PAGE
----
But that's where I think it'll get interesting. I feel like Seisay could have a huge game for the Ducks. Because he'll be targeted more, he'll have a chance to make some big plays (though, he'll also have chances to make some big mistakes), but I think he's going to pull through for the Ducks. Last week, Oregon defensive coordinator Don Pellum said that the game plan wouldn't change for the Ducks. “We lost a great leader, great player, great spiritual leader and everyone has got to -- it's like a hit -- everyone's got to pick it up a little more,” Pellum said. I think Seisay picks up a lot more.
Florida State: Nile Lawrence-Stample. He likely won't receive a ton of snaps, but any contribution from the defensive tackle could prove major for the Seminoles. Florida State coach Jimbo Fisher felt the senior lineman was poised for a big season before tearing a pectoral muscle against Clemson in September. He played through the injury during the game, but the tear was bad enough that Fisher said Lawrence-Stample would miss the remainder of the season. So it was a bit of a surprise when Fisher said last week that Lawrence-Stample was ready to practice and should play against the Ducks. Florida State has been thin at defensive tackle all season, and the loss of Lawrence-Stample was a tough blow. Fisher said Oregon's tempo wouldn't give Lawrence-Stample any trouble as he works back into game shape, but the 6-foot-1, 314-pound tackle is likely not going to be able to play a significant number of snaps. Still, even 20 snaps in a reserve role could be pivotal for a defensive line that will need fresh legs deep into the fourth quarter if the Seminoles plan to pull off the upset.
Oregon: Royce Freeman. Yes, I know he's already a player that so many people know. But I think he's going to exceed expectations by having his best game of the season. The Seminoles haven't faced a rushing attack quite like Oregon's. Not only do they have to worry about the rushing attack out of the tailback (Freeman), they have to worry about it out of the quarterback (Mariota) and a slot receiver (Byron Marshall, former running back). There's so much to focus on that I think Freeman might get lost in the shuffle just enough times to really crank off some huge runs.
Florida State has given up 3.9 yards per rush this season, but the Seminoles have also given up 69 rushes of 10 or more yards -- that's one in every seven or eight rushes. And they've shown out when they needed to. FSU held Miami's Duke Johnson to right around his season average in rushing yards per game, while keeping him to just one touchdown run and two rushes of 10 or more yards. But Johnson doesn't have the weapons around him like Freeman has. Freeman is playing his best football right now and has averaged 6.1 yards per rush over the past four games. With each game and practice he, along with Mariota and a constantly reshuffling offensive line, are finding better ways to collectively attack defensive fronts and I think with the extra two weeks of practice we're going to see a huge performance -- his biggest of the year -- out of Freeman. Put me down for it: 180 rushing yards, two rushing touchdowns (and one receiving touchdown) at 6.0 yards per carry.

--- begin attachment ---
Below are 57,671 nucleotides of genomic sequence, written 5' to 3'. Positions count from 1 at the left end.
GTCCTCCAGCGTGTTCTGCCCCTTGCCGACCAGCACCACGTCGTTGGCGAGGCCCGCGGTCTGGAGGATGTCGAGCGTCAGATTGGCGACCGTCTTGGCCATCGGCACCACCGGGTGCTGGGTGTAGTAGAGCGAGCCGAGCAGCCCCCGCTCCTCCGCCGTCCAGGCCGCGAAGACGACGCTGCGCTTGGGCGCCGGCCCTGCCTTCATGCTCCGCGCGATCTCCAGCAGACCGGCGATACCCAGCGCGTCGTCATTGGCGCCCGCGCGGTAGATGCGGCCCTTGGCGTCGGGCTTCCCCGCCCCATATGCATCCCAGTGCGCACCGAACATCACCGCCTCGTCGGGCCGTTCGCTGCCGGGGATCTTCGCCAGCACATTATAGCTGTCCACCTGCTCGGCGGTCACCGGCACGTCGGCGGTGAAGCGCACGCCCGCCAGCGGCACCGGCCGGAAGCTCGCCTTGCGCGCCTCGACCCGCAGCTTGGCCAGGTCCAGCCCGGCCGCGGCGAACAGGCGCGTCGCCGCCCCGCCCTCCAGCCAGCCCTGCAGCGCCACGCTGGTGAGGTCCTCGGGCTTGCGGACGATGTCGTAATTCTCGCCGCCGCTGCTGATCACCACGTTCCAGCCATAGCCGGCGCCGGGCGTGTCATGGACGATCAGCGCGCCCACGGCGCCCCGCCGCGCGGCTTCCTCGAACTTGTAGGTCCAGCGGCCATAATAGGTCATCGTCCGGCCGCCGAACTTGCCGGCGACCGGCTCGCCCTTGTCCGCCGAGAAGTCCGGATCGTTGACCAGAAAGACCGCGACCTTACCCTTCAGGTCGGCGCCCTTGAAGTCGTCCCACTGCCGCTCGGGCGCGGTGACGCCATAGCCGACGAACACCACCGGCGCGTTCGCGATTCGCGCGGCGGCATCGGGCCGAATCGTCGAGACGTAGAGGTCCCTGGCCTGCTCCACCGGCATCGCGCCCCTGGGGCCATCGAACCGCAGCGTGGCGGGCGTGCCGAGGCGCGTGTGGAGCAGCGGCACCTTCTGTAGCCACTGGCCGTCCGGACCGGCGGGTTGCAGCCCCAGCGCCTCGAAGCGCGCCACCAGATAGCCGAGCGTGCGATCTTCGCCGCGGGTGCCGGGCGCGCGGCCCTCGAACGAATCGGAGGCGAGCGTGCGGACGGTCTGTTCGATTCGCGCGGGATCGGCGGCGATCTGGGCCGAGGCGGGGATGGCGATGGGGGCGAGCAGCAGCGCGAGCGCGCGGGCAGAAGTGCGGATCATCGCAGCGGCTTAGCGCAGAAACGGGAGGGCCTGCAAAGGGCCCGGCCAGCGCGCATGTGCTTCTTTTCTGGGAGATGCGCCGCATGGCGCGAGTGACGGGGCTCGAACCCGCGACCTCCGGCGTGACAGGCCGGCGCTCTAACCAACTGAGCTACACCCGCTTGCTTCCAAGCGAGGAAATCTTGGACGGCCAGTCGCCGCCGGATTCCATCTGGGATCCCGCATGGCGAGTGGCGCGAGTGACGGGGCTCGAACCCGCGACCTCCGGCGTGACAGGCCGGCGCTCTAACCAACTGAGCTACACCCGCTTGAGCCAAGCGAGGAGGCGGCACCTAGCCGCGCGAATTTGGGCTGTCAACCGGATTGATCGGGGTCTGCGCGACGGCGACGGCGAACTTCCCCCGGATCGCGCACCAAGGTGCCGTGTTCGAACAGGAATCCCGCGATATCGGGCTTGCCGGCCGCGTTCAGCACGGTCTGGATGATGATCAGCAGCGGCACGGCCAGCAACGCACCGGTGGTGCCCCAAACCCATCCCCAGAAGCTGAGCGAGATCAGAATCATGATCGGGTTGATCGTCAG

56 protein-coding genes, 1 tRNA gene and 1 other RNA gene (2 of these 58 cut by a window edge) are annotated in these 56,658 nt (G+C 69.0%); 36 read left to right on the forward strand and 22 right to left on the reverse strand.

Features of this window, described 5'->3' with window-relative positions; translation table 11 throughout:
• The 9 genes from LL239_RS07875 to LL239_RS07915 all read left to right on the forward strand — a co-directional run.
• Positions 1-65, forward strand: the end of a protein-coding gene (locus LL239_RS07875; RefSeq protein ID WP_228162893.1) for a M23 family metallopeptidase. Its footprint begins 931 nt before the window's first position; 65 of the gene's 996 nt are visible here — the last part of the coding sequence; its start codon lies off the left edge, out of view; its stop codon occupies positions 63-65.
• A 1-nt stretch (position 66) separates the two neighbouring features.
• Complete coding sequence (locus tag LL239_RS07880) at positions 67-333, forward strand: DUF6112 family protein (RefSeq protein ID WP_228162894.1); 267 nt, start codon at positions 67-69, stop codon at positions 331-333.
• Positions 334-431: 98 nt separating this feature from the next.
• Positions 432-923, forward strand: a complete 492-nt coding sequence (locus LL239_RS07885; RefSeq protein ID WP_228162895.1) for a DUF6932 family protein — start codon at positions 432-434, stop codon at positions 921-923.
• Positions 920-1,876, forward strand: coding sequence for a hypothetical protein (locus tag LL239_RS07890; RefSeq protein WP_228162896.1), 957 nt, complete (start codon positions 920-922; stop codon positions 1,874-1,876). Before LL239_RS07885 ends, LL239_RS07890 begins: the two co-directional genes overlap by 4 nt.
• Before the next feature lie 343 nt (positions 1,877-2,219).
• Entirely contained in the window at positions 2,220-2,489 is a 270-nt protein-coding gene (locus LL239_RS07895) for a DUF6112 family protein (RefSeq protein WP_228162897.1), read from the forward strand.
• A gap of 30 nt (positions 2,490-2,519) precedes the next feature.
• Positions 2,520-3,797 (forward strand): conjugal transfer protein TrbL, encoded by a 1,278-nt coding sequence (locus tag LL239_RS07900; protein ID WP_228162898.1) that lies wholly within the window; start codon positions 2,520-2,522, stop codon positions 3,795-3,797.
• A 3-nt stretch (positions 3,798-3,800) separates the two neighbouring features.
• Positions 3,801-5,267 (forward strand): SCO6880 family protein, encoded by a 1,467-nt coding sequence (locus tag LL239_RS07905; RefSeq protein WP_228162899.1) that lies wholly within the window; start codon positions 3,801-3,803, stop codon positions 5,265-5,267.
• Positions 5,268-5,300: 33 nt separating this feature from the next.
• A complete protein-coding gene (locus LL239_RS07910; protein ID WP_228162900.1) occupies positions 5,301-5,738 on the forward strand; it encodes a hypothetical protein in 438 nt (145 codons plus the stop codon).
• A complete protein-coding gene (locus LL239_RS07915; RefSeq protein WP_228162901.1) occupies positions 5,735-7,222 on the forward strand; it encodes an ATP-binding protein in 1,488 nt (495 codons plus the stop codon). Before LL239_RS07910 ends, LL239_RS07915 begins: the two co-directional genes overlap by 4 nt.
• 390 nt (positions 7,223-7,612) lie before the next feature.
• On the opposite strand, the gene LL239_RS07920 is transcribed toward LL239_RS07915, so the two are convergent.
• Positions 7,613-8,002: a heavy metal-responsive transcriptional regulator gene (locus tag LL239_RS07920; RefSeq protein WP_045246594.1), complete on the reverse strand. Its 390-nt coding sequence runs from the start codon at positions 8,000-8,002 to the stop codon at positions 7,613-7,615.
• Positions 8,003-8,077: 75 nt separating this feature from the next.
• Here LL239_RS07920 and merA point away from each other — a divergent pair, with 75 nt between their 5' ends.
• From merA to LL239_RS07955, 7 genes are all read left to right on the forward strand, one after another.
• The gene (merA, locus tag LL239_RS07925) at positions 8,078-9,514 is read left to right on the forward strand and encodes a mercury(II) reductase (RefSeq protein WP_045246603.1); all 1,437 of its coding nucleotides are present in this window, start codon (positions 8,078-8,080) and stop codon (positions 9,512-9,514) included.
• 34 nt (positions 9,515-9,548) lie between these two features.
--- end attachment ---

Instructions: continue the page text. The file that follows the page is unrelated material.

Florida State: Travis Rudolph. The freshman receiver has been brilliant at times this season, dazzling with his footwork and speed. He's also made a few rookie mistakes that have led to Florida State turnovers. Rudolph's talent is undeniable, and the Florida State offense has often looked its best when Rudolph is having a productive game. The Seminoles could use a secondary receiving threat on the outside to complement Rashad Greene, who defensive backs target before every play. Florida State's young receivers have been inconsistent providing help for the senior Greene, who is the most productive receiver in school history. With Greene on the outside and Nick O'Leary on the inside at tight end, there will not be any shortage of opportunities for Rudolph to make a play. Winston has shown he isn't afraid to throw the ball in Rudolph's direction and is not lacking confidence in the freshman. With Oregon's top cornerback out, Rudolph isn't going to have the same caliber of defender standing opposite him either. Even a few catches for 60 or so yards would be a strong contribution from Rudolph and enough to shift some attention from Greene and O'Leary.
Florida State’s freshmen: Jimbo Fisher has been bringing in big hauls on the recruiting trail for years, but it’s been rare that so many have paid such instant dividends as his 2014 signing class did against Louisville. Dalvin Cook, Ermon Lane and Travis Rudolph had 284 of FSU’s 574 yards of offense and scored three times. Cook’s 110 yards rushing on nine carries was the difference as the Seminoles pulled away late after trailing by 21 in the first half. Since Oct. 1, Cook leads FSU in rushing with 265 yards, and Rudolph is second on the team in receiving with 268 yards.